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Friday, Sept. 1, 2006
Raunchy fun with an aging virgin
It's always pleasant to stumble upon those rare occasions when Hollywood manages to critique itself. Sure, there are the obvious examples like "The Player" or "Kiss Kiss, Bang Bang," but you can find it in less obvious places too.
Take this week's new release, "The 40-Year-Old Virgin," a raunchy romantic comedy about a man who's still trying (or not) to score, some two decades after high school. Said "cherry-boy" has no girls in his life, but plenty of action figures and comic books, and the movie dares to suggest that being obsessed with superheroes past age 20 means, well, that you'll be regarded as a bit of a dweeb.
That's a rare dose of real-world honesty from an industry whose greatest efforts are dedicated to foisting teen-boy demographic movies like "Spiderman" and "Superman" on general audiences. Hollywood is determined to make us all love dweeb culture these days -- as produced by arch-dweebs like George Lucas or Peter Jackson -- and it's a truly brave move for a film to say, "Hey, the superhero thing, for grownups, that just ain't cool."
That, in and of itself, is enough to make you love "The 40-Year-Old Virgin," but it's also an outrageously funny flick, the kind of very non-PC humor that The Farrelly Brothers perfected with "There's Something About Mary." Whether it's a bunch of dudes discussing how to chat up girls ("Just ask questions. Women never listen to what we say, anyway") or an extended riff on condom misapplication, the jokes here are rude, crude, and pretty damn effective: You will laugh despite yourself.
"The 40-Year-Old Virgin" follows the travails of a milquetoast named Andy, played by Steve Carell (who also cowrote the script with director Judd Apatow), who works at an electronics franchise, where he makes little impression other than being a bore. He's invited by his coworkers to a poker game one night, and there he's outed as a virgin. As the guys exchange tales of sexual escapades, Andy tries to wing it, but trips up when he describes a woman's breast as feeling like "a bag of sand."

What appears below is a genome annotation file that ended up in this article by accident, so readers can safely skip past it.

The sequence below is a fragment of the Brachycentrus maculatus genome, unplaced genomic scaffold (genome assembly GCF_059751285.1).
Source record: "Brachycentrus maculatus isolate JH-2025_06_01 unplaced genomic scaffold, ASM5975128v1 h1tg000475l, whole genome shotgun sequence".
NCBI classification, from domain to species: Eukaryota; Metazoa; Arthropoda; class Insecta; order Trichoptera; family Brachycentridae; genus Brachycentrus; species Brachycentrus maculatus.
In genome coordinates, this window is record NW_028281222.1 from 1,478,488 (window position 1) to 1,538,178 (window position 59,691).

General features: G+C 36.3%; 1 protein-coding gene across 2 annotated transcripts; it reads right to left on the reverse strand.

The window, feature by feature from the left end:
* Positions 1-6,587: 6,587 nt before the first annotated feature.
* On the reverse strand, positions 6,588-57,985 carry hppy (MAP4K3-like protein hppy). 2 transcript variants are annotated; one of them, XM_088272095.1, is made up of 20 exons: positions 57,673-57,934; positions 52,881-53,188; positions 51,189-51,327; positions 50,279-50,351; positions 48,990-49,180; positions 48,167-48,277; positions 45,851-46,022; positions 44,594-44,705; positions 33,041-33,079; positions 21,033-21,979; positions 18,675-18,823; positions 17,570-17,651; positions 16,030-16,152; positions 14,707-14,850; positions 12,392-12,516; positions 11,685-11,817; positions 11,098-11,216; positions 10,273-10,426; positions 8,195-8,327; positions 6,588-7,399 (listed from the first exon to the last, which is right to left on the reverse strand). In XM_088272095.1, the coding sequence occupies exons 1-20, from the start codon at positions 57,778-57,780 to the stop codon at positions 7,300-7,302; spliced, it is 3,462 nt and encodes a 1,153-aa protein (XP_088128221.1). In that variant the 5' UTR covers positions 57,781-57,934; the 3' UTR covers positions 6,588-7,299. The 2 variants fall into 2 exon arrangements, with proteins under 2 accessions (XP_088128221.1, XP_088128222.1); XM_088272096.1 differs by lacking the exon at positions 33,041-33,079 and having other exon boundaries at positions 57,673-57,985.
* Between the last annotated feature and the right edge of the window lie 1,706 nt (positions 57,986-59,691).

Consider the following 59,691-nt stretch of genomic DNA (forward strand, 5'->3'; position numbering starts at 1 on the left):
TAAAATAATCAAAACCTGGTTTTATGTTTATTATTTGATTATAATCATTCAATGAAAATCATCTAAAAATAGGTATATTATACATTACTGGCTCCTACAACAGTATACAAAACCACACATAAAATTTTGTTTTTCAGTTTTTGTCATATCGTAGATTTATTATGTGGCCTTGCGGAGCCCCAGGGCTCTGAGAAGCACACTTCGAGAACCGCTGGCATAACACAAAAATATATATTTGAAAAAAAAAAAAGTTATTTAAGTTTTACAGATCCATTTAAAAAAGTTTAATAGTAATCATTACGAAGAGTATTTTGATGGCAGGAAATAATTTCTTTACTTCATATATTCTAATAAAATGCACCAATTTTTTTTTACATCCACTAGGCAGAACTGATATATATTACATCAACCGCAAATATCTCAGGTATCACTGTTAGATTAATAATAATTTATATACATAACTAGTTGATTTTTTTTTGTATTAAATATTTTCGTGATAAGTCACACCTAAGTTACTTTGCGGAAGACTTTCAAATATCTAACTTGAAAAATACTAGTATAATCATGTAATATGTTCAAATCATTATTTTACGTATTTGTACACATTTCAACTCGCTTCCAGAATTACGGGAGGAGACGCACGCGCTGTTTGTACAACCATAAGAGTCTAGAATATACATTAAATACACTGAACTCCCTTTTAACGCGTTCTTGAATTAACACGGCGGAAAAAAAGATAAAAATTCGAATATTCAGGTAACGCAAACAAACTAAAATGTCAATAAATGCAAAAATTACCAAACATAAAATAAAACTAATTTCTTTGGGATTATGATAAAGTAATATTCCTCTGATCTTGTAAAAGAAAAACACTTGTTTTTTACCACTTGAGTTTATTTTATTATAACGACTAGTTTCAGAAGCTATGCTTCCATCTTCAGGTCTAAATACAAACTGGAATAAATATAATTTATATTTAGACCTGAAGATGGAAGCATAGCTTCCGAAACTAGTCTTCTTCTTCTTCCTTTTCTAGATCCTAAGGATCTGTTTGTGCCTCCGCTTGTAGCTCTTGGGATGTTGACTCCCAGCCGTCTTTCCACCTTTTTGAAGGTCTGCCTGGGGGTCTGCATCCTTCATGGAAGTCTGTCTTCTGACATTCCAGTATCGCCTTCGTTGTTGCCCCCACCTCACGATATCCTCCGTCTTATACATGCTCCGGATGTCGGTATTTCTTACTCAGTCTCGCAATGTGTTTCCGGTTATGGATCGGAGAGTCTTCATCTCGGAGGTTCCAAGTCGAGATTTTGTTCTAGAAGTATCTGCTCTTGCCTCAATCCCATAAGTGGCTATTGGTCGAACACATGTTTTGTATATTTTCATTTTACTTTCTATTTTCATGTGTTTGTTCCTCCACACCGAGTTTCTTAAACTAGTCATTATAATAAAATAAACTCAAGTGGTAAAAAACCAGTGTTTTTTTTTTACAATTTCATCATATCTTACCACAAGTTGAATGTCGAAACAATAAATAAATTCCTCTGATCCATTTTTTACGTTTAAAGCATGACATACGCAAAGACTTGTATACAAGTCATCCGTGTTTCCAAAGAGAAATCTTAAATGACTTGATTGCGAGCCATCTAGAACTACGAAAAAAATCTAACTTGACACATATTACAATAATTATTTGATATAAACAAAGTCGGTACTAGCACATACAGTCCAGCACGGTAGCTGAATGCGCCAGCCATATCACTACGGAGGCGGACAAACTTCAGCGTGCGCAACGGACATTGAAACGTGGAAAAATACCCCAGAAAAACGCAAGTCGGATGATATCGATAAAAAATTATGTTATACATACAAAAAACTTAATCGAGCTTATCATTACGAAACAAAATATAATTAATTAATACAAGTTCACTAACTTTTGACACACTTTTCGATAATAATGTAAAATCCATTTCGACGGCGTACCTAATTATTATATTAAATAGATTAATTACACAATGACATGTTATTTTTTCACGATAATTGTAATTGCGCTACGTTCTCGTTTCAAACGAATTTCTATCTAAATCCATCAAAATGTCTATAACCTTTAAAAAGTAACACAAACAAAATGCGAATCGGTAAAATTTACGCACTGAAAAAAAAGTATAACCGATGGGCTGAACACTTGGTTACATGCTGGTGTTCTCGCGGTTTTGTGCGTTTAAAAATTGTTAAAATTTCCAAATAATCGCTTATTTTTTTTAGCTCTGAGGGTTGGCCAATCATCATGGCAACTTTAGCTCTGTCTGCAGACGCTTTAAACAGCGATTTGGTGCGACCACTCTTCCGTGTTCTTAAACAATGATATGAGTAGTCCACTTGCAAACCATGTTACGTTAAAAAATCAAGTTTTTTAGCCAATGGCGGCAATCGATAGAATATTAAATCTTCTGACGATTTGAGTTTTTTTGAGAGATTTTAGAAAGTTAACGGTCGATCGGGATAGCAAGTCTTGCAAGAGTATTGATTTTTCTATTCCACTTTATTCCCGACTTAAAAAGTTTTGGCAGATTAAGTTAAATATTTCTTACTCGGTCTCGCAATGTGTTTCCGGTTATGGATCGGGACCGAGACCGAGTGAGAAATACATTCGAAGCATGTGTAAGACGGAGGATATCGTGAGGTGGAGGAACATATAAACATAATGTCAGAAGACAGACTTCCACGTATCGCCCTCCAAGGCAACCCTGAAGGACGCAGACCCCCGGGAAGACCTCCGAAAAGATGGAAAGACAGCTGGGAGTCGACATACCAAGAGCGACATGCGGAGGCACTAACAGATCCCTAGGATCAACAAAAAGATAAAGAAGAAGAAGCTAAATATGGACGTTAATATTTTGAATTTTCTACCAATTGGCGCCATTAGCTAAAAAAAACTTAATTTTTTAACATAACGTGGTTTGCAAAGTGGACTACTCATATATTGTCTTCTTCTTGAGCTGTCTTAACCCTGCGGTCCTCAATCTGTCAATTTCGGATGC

His coworkers then launch a campaign to get him laid. Jay (Romany Malco), a brother who thinks he's got a way with the ladies, sagely advises Andy to "tackle drunk bitches." Stoner grunge-dude Cal (Seth Rogen) and on-the-rebound David (Paul Rudd) also chime in with conflicting and equally egregious advice. Andy learns a bit from each of them, but as is usually the case with such things, has to find his own way to make it happen.
Andy strikes out at bar pickups and speed dating, but has better luck meeting women who work in the same mall. Bookstore clerk Beth (Elizabeth Banks) is attracted to Andy, but turns out to be a bit too freaky for him. His best bet is Trish (the always excellent Catherine Keener), but even here, the pressure is a bit too much for Andy; when Trish asks him in bed, "Do you have protection?" He stammers back, "I don't like guns."
Carell walks a fine line as Andy. Clad in his Lacoste shirts and bicycle helmet, and living in a pad decorated with posters of Asia album art and framed Marvel Comics art, he comes across as a total nerd; the actor's job is to make him enough of a nice guy to potentially interest the ladies. The Jim Carrey role, in other words, though Carell is a far less hyperactive actor. (But he certainly kept up with Carrey in "Bruce Almighty"). The premise of the film is bracingly cynical: "Don't you want to experience a relationship?" asks David. "Love and laughing and cuddling . . . all that s***?" David, reeling from a bad breakup, certainly isn't a poster boy for love, but everyone else in the film seems sold on the idea of playing around, even Andy's married female boss. But the film eventually comes around to the romantic idea that sexual experience is nothing without love, a heartwarming proposition that any Drew Barrymore romantic comedy could endorse.